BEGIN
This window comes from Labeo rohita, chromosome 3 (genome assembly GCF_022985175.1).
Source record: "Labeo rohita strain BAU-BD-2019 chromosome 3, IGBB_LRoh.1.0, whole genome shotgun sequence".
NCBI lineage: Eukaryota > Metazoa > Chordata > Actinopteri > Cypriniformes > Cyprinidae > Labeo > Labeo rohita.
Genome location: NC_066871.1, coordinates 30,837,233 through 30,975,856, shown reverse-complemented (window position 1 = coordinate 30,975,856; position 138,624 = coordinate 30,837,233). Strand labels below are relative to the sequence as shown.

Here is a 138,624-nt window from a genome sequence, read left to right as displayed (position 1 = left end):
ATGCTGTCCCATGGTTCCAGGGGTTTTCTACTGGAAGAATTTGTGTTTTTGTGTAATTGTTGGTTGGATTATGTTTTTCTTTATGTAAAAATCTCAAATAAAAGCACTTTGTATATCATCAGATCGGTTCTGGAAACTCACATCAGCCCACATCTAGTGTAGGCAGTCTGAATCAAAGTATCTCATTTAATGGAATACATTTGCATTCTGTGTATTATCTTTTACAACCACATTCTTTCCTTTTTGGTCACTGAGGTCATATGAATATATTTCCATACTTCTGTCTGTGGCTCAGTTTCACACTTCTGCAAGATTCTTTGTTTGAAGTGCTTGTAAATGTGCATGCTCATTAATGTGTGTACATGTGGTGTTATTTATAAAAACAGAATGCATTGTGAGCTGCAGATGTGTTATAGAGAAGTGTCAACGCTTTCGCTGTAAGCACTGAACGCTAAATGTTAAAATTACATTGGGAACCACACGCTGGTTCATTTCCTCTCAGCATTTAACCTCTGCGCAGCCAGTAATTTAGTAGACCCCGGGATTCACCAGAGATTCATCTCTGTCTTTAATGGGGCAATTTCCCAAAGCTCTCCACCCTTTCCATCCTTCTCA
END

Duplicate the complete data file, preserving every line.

This window comes from Labeo rohita, chromosome 3 (genome assembly GCF_022985175.1).
Source record: "Labeo rohita strain BAU-BD-2019 chromosome 3, IGBB_LRoh.1.0, whole genome shotgun sequence".
NCBI lineage: Eukaryota > Metazoa > Chordata > Actinopteri > Cypriniformes > Cyprinidae > Labeo > Labeo rohita.
Genome location: NC_066871.1, coordinates 30,837,233 through 30,975,856, shown reverse-complemented (window position 1 = coordinate 30,975,856; position 138,624 = coordinate 30,837,233). Strand labels below are relative to the sequence as shown.

Here is a 138,624-nt window from a genome sequence, read left to right as displayed (position 1 = left end):
ATGCTGTCCCATGGTTCCAGGGGTTTTCTACTGGAAGAATTTGTGTTTTTGTGTAATTGTTGGTTGGATTATGTTTTTCTTTATGTAAAAATCTCAAATAAAAGCACTTTGTATATCATCAGATCGGTTCTGGAAACTCACATCAGCCCACATCTAGTGTAGGCAGTCTGAATCAAAGTATCTCATTTAATGGAATACATTTGCATTCTGTGTATTATCTTTTACAACCACATTCTTTCCTTTTTGGTCACTGAGGTCATATGAATATATTTCCATACTTCTGTCTGTGGCTCAGTTTCACACTTCTGCAAGATTCTTTGTTTGAAGTGCTTGTAAATGTGCATGCTCATTAATGTGTGTACATGTGGTGTTATTTATAAAAACAGAATGCATTGTGAGCTGCAGATGTGTTATAGAGAAGTGTCAACGCTTTCGCTGTAAGCACTGAACGCTAAATGTTAAAATTACATTGGGAACCACACGCTGGTTCATTTCCTCTCAGCATTTAACCTCTGCGCAGCCAGTAATTTAGTAGACCCCGGGATTCACCAGAGATTCATCTCTGTCTTTAATGGGGCAATTTCCCAAAGCTCTCCACCCTTTCCATCCTTCTCA